May 26, 2017
As Greg Piechota noted in his talk at this year’s Digital Innovators’ Summit, platforms are huge and powerful, they easily win and hold the audience’s attention and…they can benefit publishers. “You think about [platforms] as your suppliers rather than your business partners,” he says, “You are not begging them for money; you are basically ‘hiring’ them to do a job for you.” So in this new-found spirit of cooperation, it is interesting to see how different publishers are approaching ‘doing business’ with platforms.
The New York Times is launching Snapchat Discover editions, as is Conde Nast, while The Washington Post, BuzzFeed and MTV already do. Meanwhile The Times UK has three digitally-driven editions a day. These examples represent publishers who are willing to break their own publishing model and do something differently. It’s brave, it’s necessary, but is it working?
Perhaps it’s too soon to say. And, in the case of the NY Times, the project is being approached as an experiment – albeit one that has a lot of groundwork already laid. The NY Times has had a Snapchat account for two years and has used that time to pitch and refine its content and tone of voice to the audience group on that platform. In addition, its Morning Briefing newsletter has 1.3 million subscribers and its daily podcast has more than 20 million listens – showing that it’s dipping its digital toe in to test the water and the water is just fine. Speaking about the launch, a representative noted that the tone will be light but not too light, it’s still “Timesean” – which sounds like the publishers have worked hard to carve out an identity that both fits the platform but retains its integrity.
Most of these titles are breaking their one-web-edition-a-day publishing model and fragmenting content across different platforms to appeal specifically to Millennials and Generation Z. In so doing, they have had to look at how the content appears each platform, everything from the type of story to the language and tone of voice, so as appeal to the users of that particular platform. It’s easy to see how the brand identity could get lost in process.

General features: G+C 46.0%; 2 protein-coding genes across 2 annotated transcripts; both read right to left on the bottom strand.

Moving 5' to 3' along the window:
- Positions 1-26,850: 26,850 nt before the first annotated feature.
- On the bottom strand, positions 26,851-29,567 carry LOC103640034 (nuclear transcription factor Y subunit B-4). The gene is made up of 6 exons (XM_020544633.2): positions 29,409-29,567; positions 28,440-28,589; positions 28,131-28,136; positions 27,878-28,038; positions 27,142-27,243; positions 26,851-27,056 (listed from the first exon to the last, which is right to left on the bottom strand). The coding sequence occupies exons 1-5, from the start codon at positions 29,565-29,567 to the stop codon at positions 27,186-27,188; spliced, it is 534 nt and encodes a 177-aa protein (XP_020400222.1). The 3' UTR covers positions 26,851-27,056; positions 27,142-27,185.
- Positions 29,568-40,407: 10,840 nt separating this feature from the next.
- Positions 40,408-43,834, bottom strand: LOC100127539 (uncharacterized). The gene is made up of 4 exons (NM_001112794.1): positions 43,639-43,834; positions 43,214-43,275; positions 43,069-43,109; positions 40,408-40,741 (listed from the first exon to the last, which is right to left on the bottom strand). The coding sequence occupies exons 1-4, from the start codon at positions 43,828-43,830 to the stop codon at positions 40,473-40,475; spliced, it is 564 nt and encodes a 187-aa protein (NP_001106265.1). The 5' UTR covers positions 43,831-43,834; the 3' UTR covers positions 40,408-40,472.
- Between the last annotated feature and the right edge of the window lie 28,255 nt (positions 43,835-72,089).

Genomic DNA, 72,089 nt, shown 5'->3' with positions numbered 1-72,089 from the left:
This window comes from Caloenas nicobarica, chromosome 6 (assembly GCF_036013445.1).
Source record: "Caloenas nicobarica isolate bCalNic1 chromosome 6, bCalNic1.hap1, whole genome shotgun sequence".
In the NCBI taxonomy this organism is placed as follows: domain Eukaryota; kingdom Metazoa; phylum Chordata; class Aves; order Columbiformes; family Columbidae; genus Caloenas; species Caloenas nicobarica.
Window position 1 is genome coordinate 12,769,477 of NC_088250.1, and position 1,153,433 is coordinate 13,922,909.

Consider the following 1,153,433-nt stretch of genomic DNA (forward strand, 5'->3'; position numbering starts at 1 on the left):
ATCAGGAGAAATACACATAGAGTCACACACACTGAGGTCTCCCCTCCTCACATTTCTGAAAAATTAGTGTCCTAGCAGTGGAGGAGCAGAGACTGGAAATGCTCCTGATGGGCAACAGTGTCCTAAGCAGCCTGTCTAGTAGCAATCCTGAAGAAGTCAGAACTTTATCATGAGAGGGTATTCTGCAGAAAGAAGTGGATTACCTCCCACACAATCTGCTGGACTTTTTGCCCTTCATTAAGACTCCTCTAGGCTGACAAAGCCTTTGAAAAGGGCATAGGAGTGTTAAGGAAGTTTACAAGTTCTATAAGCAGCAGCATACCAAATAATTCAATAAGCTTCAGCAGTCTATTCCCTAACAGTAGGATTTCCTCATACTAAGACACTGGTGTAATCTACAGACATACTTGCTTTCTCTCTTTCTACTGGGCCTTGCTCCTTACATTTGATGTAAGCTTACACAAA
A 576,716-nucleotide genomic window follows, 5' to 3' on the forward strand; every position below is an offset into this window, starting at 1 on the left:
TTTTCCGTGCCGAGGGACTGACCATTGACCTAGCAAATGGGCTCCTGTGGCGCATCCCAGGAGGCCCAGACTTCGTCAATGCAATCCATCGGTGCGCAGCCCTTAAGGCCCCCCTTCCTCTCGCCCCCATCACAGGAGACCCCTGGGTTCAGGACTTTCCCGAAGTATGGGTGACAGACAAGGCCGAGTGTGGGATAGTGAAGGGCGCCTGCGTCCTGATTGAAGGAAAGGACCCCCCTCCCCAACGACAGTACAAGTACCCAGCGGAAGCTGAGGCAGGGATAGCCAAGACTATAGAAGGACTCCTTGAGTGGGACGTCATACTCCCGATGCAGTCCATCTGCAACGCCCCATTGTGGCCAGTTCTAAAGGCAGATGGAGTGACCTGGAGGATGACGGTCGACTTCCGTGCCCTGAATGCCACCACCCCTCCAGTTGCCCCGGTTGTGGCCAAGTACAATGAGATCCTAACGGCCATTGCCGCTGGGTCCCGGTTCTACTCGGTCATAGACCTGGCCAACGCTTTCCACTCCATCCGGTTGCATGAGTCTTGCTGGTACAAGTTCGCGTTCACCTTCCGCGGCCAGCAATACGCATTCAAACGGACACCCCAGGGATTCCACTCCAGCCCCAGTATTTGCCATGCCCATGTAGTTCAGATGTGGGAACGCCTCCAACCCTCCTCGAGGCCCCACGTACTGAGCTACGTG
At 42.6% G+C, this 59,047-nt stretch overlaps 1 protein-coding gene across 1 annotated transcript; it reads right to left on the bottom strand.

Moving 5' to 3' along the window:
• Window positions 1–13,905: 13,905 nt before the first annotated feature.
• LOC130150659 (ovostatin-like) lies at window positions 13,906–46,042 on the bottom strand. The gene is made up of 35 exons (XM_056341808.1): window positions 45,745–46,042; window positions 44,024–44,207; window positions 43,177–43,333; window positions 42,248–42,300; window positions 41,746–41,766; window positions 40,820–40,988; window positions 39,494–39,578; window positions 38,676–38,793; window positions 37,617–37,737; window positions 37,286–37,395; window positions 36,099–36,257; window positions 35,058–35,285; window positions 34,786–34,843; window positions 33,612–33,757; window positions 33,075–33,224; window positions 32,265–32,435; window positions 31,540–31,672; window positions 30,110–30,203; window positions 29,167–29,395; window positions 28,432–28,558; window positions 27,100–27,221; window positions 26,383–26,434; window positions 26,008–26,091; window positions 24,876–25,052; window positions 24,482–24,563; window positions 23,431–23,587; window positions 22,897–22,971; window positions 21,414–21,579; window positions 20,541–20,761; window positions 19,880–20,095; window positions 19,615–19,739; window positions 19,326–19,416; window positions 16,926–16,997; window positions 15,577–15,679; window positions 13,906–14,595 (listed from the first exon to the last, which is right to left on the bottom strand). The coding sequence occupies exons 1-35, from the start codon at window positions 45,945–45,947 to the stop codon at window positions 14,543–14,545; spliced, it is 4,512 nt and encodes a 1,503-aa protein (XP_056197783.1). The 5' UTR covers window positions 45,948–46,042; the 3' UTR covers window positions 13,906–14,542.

Fred Santarpia, Chief Digital officer at Condé Nast points out though that some content naturally lends itself to the platform such as the photos and videos of fashion events for Vogue and awards ceremonies for Glamour, if anything, the traditional format for these stories was restrictive. Weekly Snapchat Discover content for GQ, Wired and Self will follow with a view to growing the offering on that platform if they are successful – and why wouldn’t they be, the content of each has Millennial appeal.
The latest Magazine Media 360° Social Media Report from MPA also suggests that platforms are already doing publishers huge favors – particularly magazines that don’t seem to have difficulty aligning their identities with the audience group’s expectations of the platform; depending on the magazine and the platform that is. Twitter, for example, seems to be best for business & finance, sports, and health titles while Instagram is more popular for travel, pop culture, outdoor pursuits and women’s fashion/lifestyle titles.
It all just goes to show that having to go back to the drawing board isn’t the end, and in the case of publishers and platforms, it could be the beginning of a beautiful friendship.
If you would like to ‘discover’ how to amplify your content, get in touch with Amnet today.